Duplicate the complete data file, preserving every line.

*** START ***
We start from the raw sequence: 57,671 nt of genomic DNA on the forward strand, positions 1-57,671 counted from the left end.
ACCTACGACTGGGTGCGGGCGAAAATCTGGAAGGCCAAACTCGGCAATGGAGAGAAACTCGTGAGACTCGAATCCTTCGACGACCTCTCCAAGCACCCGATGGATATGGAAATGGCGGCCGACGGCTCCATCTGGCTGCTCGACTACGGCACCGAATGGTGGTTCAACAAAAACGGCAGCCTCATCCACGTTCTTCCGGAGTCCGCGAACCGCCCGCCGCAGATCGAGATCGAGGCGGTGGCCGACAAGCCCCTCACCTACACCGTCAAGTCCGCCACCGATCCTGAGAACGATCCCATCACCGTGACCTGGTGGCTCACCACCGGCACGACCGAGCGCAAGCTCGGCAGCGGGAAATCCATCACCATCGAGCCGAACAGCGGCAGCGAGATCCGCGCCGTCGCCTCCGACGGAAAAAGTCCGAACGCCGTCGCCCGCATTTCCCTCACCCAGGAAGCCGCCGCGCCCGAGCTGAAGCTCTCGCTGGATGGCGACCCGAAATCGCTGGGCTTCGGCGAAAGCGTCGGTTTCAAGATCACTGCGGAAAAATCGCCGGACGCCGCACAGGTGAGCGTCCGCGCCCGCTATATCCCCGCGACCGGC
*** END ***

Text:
We start from the raw sequence: 57,671 nt of genomic DNA on the forward strand, positions 1-57,671 counted from the left end.
ACCTACGACTGGGTGCGGGCGAAAATCTGGAAGGCCAAACTCGGCAATGGAGAGAAACTCGTGAGACTCGAATCCTTCGACGACCTCTCCAAGCACCCGATGGATATGGAAATGGCGGCCGACGGCTCCATCTGGCTGCTCGACTACGGCACCGAATGGTGGTTCAACAAAAACGGCAGCCTCATCCACGTTCTTCCGGAGTCCGCGAACCGCCCGCCGCAGATCGAGATCGAGGCGGTGGCCGACAAGCCCCTCACCTACACCGTCAAGTCCGCCACCGATCCTGAGAACGATCCCATCACCGTGACCTGGTGGCTCACCACCGGCACGACCGAGCGCAAGCTCGGCAGCGGGAAATCCATCACCATCGAGCCGAACAGCGGCAGCGAGATCCGCGCCGTCGCCTCCGACGGAAAAAGTCCGAACGCCGTCGCCCGCATTTCCCTCACCCAGGAAGCCGCCGCGCCCGAGCTGAAGCTCTCGCTGGATGGCGACCCGAAATCGCTGGGCTTCGGCGAAAGCGTCGGTTTCAAGATCACTGCGGAAAAATCGCCGGACGCCGCACAGGTGAGCGTCCGCGCCCGCTATATCCCCGCGACCGGC